Health guidelines now allow students to test out of quarantine; school board approves budget, staff retention bonus plan
photo by: Dylan Lysen/Lawrence Journal-World
Lawrence students may soon be able to sidestep a portion of quarantine orders if they can prove they tested negative for the coronavirus.
Superintendent Anthony Lewis announced recent changes to local COVID-19 guidance during the school board meeting on Monday. However, the district has not yet made a decision to follow them.
Lewis said the updated guidance from the Lawrence-Douglas County Health Department now allows students who are deemed a close contact to a positive case of the virus to “test out” of the quarantine. They can do so by providing a negative PCR test that is taken six days after exposure. They would then be able to return to in-person learning on the eighth day after the exposure, rather than waiting a full 10-day quarantine period.
Whether the district will follow that guidance has not yet been determined. District Spokeswoman Julie Boyle told the Journal-World after the meeting the district is still discussing the possibility.
Previously, students could not test out of quarantine orders, Lewis said. As the Journal-World recently reported, about 400 students were being asked to quarantine at one point because of close contact with positive cases.
Additionally, Lewis said the district launched a dashboard for the number of reported cases for the virus in the district and how many students and staff are being asked to quarantine.
In the most recent report, the dashboard showed a total of 57 positive cases among the district, with a majority coming from elementary schools. It also showed 309 students and staff members were asked to quarantine, again with most coming from elementary schools.
Lewis said the dashboard can be found on the district’s website, www.usd497.org. He said the dashboard will be updated on Wednesdays.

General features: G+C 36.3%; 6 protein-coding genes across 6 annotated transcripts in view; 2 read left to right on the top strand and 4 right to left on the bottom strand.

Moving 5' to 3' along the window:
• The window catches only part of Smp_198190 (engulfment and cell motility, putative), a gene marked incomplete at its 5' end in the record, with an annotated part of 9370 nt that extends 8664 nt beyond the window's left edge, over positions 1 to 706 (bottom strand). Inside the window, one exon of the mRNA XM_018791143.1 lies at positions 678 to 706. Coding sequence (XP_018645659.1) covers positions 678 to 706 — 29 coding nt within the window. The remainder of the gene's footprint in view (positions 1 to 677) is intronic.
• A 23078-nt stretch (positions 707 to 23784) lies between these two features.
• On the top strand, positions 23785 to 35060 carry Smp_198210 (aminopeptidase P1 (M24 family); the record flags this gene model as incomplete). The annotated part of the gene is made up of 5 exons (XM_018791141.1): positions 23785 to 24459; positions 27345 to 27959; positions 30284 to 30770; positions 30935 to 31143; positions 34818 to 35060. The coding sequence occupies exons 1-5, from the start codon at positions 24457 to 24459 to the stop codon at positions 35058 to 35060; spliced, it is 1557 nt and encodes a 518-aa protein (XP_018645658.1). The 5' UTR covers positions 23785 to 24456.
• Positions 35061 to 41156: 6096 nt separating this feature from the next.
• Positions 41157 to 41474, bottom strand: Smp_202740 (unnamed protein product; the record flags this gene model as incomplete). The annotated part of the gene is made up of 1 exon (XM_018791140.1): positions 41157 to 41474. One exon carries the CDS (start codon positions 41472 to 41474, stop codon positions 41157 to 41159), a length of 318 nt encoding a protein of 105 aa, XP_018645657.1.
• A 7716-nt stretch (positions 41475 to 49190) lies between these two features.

Board approves 2021-22 budget and staff retention bonus plan
In other business, the board approved its 2021-22 school year budget. The budget authorized about $201.4 million in net expenditures for the year, while reducing the school district property tax rate by 0.242 of a mill. For the owners of homes valued at $200,000, the property tax rate decrease would equate to a reduction of about $5.50 in their annual property taxes.
Additionally, the budget includes a $110 million spending authority in the district’s general fund. However, Finance Director Kathy Johnson previously told the board that the authorized spending is higher than expected to allow the district to use any unexpected funds it receives throughout the school year.
But the district doesn’t expect to be able to spend that much. Instead, Johnson said the district plans for the district to spend about $107.7 million from its general fund during the 2021-22 school year. That’s a decrease of about $1.5 million from the district’s planned spending from the general fund during the 2020-21 school year, when the district approved spending $109.2 million.
The board also approved a retention bonus plan that aims to slow turnover among the district’s staff.
The plan allows teachers and other school employees to receive $1,500 in bonuses over the next school year, then again in the 2022-2023 school year, if they remain employed by the district. About 1,700 employees could be eligible for the bonus.
The $5.3 million plan will be funded by some of the district’s allotment of pandemic relief funding. Lewis told the board the plan was necessary to help retain staff in the district, which has been difficult during the pandemic.
“We know COVID-19 has significantly impacted us from a staffing standpoint and our ability to retain staff,” Lewis said. “Retention of staff plays a huge and important role in student success.”
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